However, as we’ve experienced with other X-series models, the X-H1 has a certain mysterious power to it. With it sitting on the desk next to you, you will feel compelled to stop what you’re doing, pick it up, and go shoot. It is perfectly weighted, substantial yet nimble, and it simply feels good to hold in your hands. Its quirks and imperfections become part of the creative process, and the beautiful results — both in still and video modes — speak for themselves.
There may be many equally capable cameras out there, some for even less money, but no one else — save Leica — has figured out how to imbue a machine with so much character the way Fujifilm has. You won’t shoot the X-H1 because you have to; you’ll shoot it because you want to.
Is there a better alternative?
With each new generation of camera, this question becomes harder to answer succinctly. The answer is almost always, “It depends.” Looked at as a whole, the X-H1 is absolutely unique, bringing together retro styling, a refined sense of elegance, and high-tech features like no other camera does. But it also fails to definitively outperform other cameras in its class in any one specific metric.
The Sony A6500 is less expensive, offers a very similar sensor with stabilization, and has roughly equal video features. The Panasonic G9 is also cheaper, and while its smaller Four Thirds sensor can’t match the X-H1 for still photo quality, it offers an impressive 80-megapixel multi-shot mode and a wealth of peerless features like 4K and 6K photo. Then, of course, there’s the aforementioned Sony A7 III, which will put you into the coveted full-frame club.
How long will it last?
Typically, Fujifilm’s flagship cameras have a shelf life of about 2.5 years, before a new model is introduced. The X-H1 does not replace any other camera, so we’re seeing the birth of a new line here. That said, we fully expect that other model lines will leapfrog the X-H1 as they are updated. The as yet unannounced X-Pro3 and X-T3 — presuming Fujifilm sticks to its naming conventions — may include updated tech not found in the X-H1, and those cameras are likely to appear well before 2.5 years from now.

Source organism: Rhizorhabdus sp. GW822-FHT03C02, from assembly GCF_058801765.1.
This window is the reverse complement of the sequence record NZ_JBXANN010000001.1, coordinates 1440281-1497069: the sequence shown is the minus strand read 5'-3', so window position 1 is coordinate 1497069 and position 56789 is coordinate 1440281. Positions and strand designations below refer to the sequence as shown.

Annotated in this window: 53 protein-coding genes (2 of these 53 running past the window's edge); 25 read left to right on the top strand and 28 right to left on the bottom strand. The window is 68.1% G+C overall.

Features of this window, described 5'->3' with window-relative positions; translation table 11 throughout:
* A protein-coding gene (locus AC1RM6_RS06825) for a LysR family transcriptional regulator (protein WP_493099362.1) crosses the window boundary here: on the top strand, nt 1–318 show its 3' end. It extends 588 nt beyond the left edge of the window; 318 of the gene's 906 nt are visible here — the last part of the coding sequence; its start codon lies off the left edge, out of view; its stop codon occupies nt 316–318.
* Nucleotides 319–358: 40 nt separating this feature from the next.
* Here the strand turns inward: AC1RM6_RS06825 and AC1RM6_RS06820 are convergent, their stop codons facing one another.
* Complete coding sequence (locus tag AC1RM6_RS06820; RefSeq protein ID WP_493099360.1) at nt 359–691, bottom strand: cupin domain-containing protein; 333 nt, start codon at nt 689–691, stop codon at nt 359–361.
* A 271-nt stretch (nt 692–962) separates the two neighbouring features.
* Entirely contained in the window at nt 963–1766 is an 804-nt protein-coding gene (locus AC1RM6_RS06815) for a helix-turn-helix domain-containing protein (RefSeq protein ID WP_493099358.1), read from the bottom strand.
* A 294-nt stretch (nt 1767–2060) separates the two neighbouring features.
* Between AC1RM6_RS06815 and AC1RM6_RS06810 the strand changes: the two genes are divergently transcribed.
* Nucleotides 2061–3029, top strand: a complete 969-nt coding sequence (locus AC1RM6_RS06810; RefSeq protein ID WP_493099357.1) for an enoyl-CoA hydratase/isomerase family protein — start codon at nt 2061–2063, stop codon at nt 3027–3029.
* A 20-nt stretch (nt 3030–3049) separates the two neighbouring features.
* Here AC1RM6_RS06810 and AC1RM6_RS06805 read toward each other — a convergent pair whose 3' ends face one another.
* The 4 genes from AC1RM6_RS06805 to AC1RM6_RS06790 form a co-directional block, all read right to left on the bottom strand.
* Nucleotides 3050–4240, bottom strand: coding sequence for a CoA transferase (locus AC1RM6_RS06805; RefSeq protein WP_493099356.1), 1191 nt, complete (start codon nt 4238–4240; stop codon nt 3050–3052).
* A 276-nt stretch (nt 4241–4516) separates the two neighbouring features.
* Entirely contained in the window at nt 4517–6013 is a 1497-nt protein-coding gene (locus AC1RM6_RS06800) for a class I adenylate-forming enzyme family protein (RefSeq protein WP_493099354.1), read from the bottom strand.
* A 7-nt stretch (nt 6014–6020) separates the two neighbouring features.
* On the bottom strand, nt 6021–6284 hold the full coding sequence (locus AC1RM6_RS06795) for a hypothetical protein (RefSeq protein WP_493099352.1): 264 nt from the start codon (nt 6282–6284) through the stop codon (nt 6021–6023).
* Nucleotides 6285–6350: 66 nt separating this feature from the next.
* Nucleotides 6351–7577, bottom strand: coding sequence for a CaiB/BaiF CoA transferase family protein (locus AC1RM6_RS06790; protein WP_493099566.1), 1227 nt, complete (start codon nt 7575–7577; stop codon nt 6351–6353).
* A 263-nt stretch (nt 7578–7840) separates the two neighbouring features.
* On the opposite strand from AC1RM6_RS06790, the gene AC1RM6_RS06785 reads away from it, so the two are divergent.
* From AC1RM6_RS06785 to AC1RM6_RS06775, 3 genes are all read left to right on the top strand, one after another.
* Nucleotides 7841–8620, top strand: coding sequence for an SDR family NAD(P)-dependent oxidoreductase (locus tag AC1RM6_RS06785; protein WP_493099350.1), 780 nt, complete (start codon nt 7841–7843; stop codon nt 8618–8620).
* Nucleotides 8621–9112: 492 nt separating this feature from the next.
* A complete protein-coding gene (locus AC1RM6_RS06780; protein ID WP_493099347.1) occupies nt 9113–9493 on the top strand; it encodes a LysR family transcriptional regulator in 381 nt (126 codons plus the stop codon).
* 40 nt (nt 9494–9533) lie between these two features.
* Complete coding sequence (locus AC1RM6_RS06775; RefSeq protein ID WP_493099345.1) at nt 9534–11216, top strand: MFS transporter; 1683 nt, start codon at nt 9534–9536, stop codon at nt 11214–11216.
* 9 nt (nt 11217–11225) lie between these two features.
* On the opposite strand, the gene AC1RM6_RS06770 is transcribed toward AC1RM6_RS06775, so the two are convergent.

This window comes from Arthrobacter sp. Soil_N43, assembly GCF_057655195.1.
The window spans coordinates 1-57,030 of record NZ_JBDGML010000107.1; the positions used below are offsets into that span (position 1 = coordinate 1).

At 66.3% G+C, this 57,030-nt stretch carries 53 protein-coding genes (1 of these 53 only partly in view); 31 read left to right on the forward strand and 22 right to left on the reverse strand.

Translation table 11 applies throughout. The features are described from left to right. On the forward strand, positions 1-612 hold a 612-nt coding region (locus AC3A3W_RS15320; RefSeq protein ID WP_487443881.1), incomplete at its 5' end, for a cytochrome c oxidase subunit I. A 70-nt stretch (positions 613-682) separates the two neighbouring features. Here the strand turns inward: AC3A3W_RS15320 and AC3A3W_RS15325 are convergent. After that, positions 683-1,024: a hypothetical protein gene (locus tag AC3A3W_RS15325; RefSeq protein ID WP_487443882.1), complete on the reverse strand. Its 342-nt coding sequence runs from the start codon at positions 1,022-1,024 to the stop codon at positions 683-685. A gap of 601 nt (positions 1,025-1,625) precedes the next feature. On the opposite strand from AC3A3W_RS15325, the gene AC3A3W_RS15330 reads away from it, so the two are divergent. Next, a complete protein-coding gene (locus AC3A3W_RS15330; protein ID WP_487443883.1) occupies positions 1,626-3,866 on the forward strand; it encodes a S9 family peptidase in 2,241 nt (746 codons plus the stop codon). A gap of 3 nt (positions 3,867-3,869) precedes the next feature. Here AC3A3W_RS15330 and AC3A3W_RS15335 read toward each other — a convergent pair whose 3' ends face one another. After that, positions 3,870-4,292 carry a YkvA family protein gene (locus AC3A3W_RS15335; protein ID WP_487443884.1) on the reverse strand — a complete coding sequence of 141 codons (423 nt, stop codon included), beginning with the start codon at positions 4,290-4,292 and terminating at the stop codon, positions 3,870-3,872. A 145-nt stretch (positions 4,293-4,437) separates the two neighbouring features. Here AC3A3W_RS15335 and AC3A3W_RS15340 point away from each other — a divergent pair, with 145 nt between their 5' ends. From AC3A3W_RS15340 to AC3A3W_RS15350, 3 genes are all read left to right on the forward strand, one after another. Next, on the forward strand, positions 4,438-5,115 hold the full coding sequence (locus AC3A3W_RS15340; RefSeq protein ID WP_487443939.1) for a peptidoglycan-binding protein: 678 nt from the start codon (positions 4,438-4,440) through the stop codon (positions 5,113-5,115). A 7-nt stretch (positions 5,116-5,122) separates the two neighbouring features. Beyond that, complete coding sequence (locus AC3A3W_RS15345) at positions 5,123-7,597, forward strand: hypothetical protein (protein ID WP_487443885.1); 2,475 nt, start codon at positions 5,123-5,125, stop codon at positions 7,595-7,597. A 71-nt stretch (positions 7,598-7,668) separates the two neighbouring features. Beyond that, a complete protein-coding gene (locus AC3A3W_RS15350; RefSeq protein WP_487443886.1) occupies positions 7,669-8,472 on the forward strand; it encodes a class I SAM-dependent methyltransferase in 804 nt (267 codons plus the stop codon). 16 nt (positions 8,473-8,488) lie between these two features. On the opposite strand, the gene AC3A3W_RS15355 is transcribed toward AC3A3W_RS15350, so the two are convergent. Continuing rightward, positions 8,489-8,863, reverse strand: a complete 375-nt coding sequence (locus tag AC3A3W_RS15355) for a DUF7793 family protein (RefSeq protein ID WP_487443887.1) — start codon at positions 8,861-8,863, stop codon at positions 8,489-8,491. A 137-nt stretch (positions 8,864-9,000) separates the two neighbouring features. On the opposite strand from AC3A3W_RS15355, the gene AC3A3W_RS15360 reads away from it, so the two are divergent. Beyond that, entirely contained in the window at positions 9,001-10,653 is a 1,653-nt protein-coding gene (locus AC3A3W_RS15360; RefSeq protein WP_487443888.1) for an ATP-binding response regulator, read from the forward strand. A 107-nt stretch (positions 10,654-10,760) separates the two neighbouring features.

As far as build quality is concerned, the X-H1 is the best Fujifilm camera ever made, and, quite frankly, one of the best from any manufacturer. It should last for many years to come in that regard.
Should you buy it?
Even among such stiff competition, the right user will be very happy with the X-H1 and we have no problem recommending it — so yes. But figuring out if this is the right camera for you may take some effort. Despite all of the modernization and speed improvements, the X-series remains a system designed for photographers who prefer a more methodical approach, who like working with prime lenses, and who appreciate taking the time to set up the perfect shot. The X-H1 will be a joy to use for such people, while its beefed up video functions will be enough to prevent photographers being increasingly asked to produce motion content from jumping ship and looking for another brand.